Underpinning these efforts, we have also recently forged two new partnerships with Citi and Vodafone and Technoserve to reach a scale in mobile money previously unimaginable. This partnership will build on our work across the world, but especially in Haiti—where we helped launch a mobile money revolution, expanding access to more than 800,000 people.
Collective Action for Transformational Change
But to really deliver on these partnerships, we have to ensure that our own financial footprint is more assertively moving toward electronic payments.
That’s why we have introduced new language in our grants and contracts to ensure USAID programs are moving out of cash. And that’s why we are putting in more than $30 million in programs to assist our partners and governments in their migration.
Despite our progress, a great deal of work remains.
We’ve seen that even in Kenya, where 80 percent of adults use M-PESA in their daily lives, over 98 percent of transactions are still conducted in cash. And across our own community, development organizations still rely heavily on cash for many of our transactions—from cash-for-work programs to emergency relief payments.
If we’re serious about realizing the full benefits of technology, we have to make a real commitment to change the way we do business.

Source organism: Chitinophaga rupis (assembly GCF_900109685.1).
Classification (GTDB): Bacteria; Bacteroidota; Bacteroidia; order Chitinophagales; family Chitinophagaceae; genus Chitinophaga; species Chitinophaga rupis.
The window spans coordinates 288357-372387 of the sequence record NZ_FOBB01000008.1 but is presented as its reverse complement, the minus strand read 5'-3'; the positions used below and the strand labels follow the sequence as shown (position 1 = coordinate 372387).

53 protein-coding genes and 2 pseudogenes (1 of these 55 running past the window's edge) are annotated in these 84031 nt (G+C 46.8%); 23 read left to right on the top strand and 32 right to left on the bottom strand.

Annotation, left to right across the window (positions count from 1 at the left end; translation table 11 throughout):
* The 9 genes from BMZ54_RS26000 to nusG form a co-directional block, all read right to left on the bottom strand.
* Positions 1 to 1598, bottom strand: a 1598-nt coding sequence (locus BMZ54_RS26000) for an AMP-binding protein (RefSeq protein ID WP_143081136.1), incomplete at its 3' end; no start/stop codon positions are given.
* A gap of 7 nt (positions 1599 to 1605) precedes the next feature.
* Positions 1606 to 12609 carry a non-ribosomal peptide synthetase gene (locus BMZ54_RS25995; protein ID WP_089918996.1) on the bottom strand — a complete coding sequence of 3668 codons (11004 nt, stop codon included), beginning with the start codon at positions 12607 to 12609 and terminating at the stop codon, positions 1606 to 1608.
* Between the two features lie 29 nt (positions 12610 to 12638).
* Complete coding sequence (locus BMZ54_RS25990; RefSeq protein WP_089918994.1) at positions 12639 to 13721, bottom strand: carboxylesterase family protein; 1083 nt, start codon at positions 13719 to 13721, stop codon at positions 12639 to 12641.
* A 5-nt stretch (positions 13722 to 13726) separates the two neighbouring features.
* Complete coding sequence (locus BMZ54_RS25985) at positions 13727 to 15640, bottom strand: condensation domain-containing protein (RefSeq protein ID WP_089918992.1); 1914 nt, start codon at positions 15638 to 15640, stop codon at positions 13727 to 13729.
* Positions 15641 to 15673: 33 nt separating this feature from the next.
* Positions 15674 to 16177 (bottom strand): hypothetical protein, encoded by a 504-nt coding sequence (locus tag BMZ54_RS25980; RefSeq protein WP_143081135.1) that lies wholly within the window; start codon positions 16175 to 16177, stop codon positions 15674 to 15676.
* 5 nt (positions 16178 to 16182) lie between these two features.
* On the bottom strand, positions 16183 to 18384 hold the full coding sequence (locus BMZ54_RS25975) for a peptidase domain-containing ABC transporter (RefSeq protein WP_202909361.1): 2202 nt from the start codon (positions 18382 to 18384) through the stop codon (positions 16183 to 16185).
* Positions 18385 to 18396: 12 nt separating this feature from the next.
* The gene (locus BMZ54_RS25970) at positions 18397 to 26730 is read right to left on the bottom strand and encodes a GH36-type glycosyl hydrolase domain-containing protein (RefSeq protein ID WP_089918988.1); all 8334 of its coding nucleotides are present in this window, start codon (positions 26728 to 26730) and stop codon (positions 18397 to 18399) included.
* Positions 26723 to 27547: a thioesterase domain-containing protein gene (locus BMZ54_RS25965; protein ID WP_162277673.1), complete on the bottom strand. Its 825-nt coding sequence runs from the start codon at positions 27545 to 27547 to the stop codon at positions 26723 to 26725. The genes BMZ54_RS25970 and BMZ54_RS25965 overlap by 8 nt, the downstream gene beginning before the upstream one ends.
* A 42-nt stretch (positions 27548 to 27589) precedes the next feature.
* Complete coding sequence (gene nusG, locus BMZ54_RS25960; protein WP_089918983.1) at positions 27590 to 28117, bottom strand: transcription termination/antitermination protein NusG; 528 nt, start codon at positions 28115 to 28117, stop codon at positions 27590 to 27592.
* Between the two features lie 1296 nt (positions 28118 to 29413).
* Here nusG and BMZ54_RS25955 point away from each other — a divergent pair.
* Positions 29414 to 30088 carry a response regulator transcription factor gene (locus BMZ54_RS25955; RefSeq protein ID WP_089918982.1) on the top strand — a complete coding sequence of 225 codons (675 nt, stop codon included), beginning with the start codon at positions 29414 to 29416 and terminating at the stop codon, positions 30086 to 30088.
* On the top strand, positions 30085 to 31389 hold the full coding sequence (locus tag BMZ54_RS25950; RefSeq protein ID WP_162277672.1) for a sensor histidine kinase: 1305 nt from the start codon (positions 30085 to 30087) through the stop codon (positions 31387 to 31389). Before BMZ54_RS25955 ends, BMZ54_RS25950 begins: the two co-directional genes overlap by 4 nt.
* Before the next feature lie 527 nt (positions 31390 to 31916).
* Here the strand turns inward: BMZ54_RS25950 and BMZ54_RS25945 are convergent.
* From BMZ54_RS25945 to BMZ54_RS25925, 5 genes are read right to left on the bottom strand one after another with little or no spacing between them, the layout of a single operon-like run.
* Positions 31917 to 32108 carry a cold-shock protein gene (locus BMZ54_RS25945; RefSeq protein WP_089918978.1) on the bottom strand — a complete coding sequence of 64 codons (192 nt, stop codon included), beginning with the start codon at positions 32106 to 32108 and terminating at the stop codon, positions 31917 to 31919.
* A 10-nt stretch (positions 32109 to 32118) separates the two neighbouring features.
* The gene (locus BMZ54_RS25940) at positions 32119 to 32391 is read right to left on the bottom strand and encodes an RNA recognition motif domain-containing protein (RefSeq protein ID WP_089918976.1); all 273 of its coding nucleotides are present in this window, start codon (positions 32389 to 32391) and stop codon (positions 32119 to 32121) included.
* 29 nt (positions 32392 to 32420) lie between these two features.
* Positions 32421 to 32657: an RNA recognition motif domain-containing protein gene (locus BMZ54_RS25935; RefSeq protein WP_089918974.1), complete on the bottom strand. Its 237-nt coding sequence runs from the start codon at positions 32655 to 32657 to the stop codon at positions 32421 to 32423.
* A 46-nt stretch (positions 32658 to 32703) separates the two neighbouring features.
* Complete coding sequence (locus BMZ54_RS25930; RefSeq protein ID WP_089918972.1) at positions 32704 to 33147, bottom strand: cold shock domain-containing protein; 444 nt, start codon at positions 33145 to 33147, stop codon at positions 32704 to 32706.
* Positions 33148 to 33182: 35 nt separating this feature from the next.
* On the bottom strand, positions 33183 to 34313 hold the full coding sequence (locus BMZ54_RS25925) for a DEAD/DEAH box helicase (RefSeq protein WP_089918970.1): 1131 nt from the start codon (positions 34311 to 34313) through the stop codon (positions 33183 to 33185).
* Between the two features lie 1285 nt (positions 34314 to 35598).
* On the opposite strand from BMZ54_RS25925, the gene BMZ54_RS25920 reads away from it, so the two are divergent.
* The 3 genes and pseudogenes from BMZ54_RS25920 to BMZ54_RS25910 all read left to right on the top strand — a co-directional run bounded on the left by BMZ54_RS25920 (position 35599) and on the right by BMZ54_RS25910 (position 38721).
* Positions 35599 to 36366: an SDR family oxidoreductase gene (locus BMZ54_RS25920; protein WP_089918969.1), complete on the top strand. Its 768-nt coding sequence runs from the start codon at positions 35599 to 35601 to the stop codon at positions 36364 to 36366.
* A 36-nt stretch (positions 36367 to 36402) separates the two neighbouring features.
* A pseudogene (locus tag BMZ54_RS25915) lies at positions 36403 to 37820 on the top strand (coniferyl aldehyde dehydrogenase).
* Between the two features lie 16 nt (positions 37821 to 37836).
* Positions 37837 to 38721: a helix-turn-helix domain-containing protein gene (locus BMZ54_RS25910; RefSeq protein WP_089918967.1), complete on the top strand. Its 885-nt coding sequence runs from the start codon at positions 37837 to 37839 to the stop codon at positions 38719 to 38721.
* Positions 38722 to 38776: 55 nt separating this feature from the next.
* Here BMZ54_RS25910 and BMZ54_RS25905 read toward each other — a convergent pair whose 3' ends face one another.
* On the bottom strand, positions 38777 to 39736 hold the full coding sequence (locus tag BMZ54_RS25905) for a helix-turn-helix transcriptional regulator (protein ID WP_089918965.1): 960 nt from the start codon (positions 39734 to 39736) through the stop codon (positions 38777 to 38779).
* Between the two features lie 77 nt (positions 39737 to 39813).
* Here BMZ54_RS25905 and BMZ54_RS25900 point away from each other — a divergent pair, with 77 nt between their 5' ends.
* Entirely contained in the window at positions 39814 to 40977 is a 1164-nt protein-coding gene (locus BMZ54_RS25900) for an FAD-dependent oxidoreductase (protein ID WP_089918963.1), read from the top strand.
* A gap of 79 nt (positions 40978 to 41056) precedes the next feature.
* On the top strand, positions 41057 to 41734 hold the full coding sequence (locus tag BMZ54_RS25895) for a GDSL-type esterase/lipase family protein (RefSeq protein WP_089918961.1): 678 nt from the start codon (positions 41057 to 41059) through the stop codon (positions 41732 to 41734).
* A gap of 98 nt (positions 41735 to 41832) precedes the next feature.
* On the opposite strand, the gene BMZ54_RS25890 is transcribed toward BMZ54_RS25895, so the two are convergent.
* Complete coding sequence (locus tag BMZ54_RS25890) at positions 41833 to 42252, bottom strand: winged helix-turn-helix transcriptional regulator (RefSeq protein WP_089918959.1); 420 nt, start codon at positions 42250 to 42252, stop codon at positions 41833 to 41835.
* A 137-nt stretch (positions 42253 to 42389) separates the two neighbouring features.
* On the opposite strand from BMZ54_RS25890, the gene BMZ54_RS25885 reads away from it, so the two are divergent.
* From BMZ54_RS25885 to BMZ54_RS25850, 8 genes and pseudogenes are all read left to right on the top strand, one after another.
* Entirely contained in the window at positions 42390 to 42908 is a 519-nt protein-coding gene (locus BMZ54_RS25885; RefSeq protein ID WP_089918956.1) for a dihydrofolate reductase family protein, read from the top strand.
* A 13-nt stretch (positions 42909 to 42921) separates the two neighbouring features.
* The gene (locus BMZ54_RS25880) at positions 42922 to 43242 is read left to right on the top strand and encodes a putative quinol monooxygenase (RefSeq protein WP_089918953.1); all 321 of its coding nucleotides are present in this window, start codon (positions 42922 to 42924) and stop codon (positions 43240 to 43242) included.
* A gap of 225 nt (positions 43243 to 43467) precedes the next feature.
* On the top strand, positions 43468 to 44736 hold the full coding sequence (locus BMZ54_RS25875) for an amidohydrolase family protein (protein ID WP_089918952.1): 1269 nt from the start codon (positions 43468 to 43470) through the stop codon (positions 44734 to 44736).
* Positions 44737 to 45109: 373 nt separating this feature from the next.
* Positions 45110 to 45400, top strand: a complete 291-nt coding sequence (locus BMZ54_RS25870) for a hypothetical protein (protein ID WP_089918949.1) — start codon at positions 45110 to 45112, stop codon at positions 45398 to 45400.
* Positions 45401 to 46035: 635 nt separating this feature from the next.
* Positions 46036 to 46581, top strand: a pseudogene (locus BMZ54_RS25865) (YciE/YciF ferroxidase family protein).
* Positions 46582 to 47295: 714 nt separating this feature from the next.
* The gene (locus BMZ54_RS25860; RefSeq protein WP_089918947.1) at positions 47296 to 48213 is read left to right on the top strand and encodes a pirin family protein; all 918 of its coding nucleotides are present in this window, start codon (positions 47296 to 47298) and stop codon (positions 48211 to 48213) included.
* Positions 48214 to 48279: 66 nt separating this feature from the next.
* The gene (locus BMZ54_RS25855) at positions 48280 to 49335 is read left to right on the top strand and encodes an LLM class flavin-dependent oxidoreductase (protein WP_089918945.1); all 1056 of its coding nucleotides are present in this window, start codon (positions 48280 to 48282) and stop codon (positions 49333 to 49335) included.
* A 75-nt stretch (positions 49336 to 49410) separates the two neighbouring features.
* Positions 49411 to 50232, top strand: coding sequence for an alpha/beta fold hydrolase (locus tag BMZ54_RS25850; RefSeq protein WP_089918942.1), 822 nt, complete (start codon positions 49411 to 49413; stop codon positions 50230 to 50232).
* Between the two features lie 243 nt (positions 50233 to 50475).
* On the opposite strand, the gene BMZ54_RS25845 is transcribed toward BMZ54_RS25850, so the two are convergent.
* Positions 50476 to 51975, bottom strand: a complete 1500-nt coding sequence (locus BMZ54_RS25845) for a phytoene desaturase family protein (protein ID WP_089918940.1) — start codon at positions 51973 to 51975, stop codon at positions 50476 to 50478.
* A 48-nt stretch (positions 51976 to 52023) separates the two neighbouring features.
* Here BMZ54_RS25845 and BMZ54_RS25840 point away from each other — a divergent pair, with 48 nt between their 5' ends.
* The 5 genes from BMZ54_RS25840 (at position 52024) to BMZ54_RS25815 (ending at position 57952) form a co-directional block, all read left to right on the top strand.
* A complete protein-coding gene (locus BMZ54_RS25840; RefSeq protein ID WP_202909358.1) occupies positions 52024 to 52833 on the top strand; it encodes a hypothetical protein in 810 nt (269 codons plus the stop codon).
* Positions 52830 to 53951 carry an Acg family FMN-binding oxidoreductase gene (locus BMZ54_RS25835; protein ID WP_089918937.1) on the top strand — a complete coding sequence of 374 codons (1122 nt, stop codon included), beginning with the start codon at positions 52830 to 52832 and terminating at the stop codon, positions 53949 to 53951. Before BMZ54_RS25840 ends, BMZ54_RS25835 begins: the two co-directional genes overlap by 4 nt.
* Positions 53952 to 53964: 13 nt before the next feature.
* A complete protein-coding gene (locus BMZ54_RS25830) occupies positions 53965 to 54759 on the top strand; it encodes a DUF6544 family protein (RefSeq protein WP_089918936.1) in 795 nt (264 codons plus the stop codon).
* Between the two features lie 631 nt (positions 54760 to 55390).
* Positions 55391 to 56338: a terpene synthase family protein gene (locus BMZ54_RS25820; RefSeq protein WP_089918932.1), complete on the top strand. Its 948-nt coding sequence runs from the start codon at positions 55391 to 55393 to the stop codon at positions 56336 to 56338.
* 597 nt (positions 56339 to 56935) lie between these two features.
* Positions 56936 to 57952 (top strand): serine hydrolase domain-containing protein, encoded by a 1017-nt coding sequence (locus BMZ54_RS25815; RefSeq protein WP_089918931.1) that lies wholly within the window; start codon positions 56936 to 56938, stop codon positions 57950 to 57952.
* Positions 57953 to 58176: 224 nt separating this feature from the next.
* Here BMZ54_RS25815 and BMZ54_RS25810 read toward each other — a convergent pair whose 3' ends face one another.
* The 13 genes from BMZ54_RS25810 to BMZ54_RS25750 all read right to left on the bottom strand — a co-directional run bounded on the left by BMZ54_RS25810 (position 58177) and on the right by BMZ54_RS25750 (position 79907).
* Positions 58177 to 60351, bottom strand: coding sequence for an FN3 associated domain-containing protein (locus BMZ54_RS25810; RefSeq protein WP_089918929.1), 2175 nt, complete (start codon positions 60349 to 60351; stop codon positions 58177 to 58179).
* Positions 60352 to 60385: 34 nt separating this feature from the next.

We know it won’t be easy.
It took the credit card industry fifty years to gain traction in the United States.
But this slow rate of adoption teaches us that collective action is necessary to drive transformational change.
Ultimately, many of us are here today because we already know the value of electronic payments. We know they can create cost efficiencies, accelerate financial inclusion, improve transparency and unlock new markets.
In Brazil, we’ve seen administrative costs drop from 14 percent to under 3 percent when the country switched to electronic benefit cards. And in Mexico, the government saved 20 percent after doing the same.
But Better Than Cash is about more than cost-savings. It is about having a meaningful impact. Electronic payments can become the onramp towards critical financial services for 2.5 billion adults who currently do not have them. They empower voices, energize economies, and bring added security to society’s most basic transactions.
Most importantly, they build the capacity of individuals to lift themselves—and future generations—out of poverty.
At the end of the day, however, we know a commitment is just words on a piece of paper. We know that to deliver results, these commitments must be backed by actions and the hard work of making changes to contract language and internal processes.
Today, we have a chance to honor our progress. But tomorrow the real work begins.
I’m pleased to welcome so many new partners, and we look forward to growing the Alliance together. Our vision will no doubt take time to realize. And there will be false starts, but I believe that we can—and will—do better than cash.
- Remarks by USAID Cambodia Mission Director Rebecca Black at US-ASEAN Business Alliance for Competitive Small and Medium Enterprise Workshop
- Remarks by U.S. Ambassador Ted Osius at the Inaugural Vietnam Policymakers Seminar on International Trade and Economic Analysis
- Remarks by Assistant Administrator for Africa and PFG Coordinator Eric G. Postel, Memorandum of Agreement Signing between USAID Cities Development Initiative Partner Cities
Last updated: February 09, 2015